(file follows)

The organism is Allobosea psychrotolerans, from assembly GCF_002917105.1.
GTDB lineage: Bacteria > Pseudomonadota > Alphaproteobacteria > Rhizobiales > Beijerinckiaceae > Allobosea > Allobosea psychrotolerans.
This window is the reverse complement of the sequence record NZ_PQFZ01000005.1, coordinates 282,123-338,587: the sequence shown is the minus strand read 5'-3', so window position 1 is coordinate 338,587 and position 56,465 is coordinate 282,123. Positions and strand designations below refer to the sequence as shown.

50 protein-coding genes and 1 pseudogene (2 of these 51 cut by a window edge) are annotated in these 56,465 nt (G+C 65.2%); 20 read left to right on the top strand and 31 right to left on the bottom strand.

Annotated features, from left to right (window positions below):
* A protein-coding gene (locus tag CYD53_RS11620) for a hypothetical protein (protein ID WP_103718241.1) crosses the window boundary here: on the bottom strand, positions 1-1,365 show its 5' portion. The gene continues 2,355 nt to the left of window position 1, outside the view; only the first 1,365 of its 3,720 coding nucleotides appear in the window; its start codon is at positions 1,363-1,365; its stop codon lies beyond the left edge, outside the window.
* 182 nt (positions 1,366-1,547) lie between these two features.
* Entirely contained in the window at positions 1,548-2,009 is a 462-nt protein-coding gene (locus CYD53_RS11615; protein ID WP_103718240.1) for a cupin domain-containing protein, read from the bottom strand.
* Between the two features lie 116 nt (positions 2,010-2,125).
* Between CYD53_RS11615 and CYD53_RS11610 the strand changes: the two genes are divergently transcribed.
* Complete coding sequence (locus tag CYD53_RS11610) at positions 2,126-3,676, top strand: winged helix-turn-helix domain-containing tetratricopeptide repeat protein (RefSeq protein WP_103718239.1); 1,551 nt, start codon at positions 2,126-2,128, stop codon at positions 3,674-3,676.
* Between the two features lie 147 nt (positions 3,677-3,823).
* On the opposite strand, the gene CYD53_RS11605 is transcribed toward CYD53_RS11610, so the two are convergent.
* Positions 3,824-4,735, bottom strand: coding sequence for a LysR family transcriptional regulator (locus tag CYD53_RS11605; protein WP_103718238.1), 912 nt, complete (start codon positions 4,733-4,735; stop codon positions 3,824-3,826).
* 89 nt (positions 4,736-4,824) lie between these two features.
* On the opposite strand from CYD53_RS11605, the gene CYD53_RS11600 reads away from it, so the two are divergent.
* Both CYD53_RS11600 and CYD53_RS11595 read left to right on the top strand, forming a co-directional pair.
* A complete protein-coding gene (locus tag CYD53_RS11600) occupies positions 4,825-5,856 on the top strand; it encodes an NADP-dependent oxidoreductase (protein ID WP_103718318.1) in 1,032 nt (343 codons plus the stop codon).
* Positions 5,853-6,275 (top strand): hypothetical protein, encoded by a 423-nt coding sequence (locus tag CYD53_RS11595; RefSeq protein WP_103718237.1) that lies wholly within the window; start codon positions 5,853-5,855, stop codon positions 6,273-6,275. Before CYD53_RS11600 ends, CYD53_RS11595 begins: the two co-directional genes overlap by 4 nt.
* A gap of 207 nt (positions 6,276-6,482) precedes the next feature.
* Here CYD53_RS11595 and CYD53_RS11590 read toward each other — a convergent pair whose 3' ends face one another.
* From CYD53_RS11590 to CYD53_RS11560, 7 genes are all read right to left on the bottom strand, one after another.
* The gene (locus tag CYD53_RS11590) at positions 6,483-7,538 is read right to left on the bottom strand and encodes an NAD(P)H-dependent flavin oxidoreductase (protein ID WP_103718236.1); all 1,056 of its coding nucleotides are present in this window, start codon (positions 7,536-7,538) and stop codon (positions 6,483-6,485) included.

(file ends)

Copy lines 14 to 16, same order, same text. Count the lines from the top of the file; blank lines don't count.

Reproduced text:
* Positions 3,824-4,735, bottom strand: coding sequence for a LysR family transcriptional regulator (locus tag CYD53_RS11605; protein WP_103718238.1), 912 nt, complete (start codon positions 4,733-4,735; stop codon positions 3,824-3,826).
* 89 nt (positions 4,736-4,824) lie between these two features.
* On the opposite strand from CYD53_RS11605, the gene CYD53_RS11600 reads away from it, so the two are divergent.